For the first time, the Corvette that introduced fuel injection to GM heads to auction
The 1957 Chevrolet Corvette Super Sport that General Motors proudly paraded around the show circuit nearly 65 years ago was no ordinary Corvette. It was, in fact, a game changer—the first to feature high-performance Ramjet fuel injection.
Developed by the team of John Dolza, E.A. Kehoe, Donald Stoltman, and Corvette chief engineer Zora Arkus-Duntov, and manufactured by GM’s Rochester carburetor division, Ramjet fuel injection offered increased power and accelerator response, faster cold starts, smoother engine warm-ups, the elimination of carburetor icing, and better overall fuel economy.
The Rochester division tested two types of fuel injection methods: continuous flow, with the nozzle located directly outside each cylinder and spraying into the intake port; and timed, as in modern cars. The continuous-flow injection system was initially chosen due to its simplicity, and that’s what General Motors installed in the ’57 Corvette Super Sport that was unveiled at the New York Auto Show.
That famous Corvette will cross the block—for the first time ever—at Mecum’s 2022 Kissimmee Auction on Saturday, January 15, as one of the final cars in the 10-day event. The Super Sport’s historic fuel-injected 283-cubic-inch V-8 is rated at 283 horsepower and is mated to a manual three-speed gearbox. The engine features a one-piece louvered chrome air cleaner and factory-original chromed aluminum valve covers.
The show car, finished in Pearlescent White with blue stripes and brushed aluminum coves, has its original drivetrain, exhaust system, and blue-dyed leather seat covers, dash roll, and floor pan pads. The odometer shows 4372 miles. Among the Corvette’s notable features: a rally-inspired design with rear brake ducts, dual cut-down air-craft-style Plexiglass windscreens, custom tachometer, one-off solid-spoke wood-rimmed steering wheel, magnetized cup holders, unique door panels with armrests, safety lighting, tail lamps with unique divider trim, and one-off gas, clutch, and brake pedals. The car’s original U.S. Royal XP-140 whitewall tires, displaying the iconic Corvette crossed flags on sidewalls, are believed to be the only set of five in existence.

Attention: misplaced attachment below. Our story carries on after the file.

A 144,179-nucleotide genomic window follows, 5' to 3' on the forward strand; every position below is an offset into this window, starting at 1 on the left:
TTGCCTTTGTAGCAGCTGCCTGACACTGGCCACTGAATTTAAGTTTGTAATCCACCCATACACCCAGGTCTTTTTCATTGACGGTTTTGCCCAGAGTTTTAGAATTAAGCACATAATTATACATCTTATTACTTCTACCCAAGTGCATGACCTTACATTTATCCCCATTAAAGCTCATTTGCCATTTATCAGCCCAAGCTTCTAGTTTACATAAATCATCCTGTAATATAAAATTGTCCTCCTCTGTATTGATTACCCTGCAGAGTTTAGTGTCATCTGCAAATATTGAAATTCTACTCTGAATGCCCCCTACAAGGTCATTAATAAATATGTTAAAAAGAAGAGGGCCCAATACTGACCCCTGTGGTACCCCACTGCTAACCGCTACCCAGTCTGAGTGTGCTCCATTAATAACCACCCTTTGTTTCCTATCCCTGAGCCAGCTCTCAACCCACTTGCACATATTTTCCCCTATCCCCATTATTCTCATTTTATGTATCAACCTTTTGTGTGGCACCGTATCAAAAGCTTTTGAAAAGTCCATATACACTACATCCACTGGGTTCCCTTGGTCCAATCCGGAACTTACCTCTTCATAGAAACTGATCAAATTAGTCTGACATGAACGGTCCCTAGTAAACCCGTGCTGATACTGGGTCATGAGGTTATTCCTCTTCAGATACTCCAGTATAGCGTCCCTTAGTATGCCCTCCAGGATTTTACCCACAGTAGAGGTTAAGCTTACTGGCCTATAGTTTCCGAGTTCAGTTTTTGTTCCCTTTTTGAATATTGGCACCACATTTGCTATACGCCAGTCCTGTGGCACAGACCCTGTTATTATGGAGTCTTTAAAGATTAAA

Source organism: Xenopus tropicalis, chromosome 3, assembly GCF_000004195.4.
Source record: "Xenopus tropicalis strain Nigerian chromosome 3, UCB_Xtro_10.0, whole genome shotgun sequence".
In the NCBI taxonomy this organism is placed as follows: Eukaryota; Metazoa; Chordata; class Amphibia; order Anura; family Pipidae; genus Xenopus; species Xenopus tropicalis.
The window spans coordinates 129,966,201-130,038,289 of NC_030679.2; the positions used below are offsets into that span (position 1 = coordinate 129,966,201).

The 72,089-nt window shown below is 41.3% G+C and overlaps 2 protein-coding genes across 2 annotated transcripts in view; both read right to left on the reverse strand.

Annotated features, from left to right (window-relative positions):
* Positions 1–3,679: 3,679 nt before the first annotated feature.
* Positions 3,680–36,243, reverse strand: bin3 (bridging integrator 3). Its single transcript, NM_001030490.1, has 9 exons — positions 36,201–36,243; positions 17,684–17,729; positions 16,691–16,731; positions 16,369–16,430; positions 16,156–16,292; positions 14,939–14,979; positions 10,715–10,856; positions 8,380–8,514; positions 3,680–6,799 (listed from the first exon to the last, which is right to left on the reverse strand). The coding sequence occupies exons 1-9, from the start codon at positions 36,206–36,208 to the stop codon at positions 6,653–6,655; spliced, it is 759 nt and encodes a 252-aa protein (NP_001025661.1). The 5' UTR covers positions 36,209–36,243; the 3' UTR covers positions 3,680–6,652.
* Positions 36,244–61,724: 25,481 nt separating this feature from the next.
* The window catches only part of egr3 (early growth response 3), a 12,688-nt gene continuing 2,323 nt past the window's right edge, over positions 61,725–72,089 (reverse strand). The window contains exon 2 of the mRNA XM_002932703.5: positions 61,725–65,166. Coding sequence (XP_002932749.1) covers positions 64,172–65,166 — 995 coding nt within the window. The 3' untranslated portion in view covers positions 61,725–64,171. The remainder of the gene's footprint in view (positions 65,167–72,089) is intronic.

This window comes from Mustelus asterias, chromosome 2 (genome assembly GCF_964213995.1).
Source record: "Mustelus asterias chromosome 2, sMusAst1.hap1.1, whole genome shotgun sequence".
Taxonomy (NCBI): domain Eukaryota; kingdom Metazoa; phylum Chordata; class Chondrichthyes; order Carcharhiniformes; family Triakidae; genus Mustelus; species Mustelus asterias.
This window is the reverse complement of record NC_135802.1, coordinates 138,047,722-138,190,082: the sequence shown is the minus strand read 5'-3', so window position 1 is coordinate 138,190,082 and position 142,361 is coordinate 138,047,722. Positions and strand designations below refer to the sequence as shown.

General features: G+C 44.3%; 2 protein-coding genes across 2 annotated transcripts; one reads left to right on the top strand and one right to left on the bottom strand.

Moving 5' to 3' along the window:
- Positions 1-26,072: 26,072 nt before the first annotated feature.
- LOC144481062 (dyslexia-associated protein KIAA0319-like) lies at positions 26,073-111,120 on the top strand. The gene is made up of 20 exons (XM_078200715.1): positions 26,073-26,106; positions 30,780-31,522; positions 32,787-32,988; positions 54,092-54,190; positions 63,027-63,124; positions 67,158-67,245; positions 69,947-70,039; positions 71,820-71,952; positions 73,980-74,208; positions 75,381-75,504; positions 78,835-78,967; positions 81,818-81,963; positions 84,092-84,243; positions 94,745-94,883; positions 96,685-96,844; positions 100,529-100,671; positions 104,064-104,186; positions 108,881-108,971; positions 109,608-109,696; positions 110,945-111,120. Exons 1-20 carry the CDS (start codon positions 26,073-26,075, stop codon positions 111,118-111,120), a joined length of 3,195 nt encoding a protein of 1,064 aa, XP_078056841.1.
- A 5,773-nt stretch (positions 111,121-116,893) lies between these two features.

After the Super Sport completed the ’57 show circuit, it was sold to Ron Wilsie of Wilsie/Kelley Chevrolet in Caro, Michigan. It has been in the care of its current owner since 1997.
Faithfully and extensively restored to its original GM Motorama condition, it won the Presentation of Significant Cars Award at the 2017 Amelia Island Concours d’Elegance. It was also the recipient of the Historic Vehicle Association National Heritage award.
John Wiley, Hagerty’s manager of valuation analytics, says that since the Corvette has never been sold at auction, it is nearly impossible to determine its value before the bidders do. For comparison, a production 1957 Chevrolet Corvette with 283/283 fuel-injection V-8 has a #2-condition (Excellent) value of $136,000. The record for a 1957 Chevrolet Corvette is $605,000 for serial #1 at Barrett-Jackson’s 2016 Scottsdale Auction.
Could this one give it a run for its money? We’ll find out in 80 days.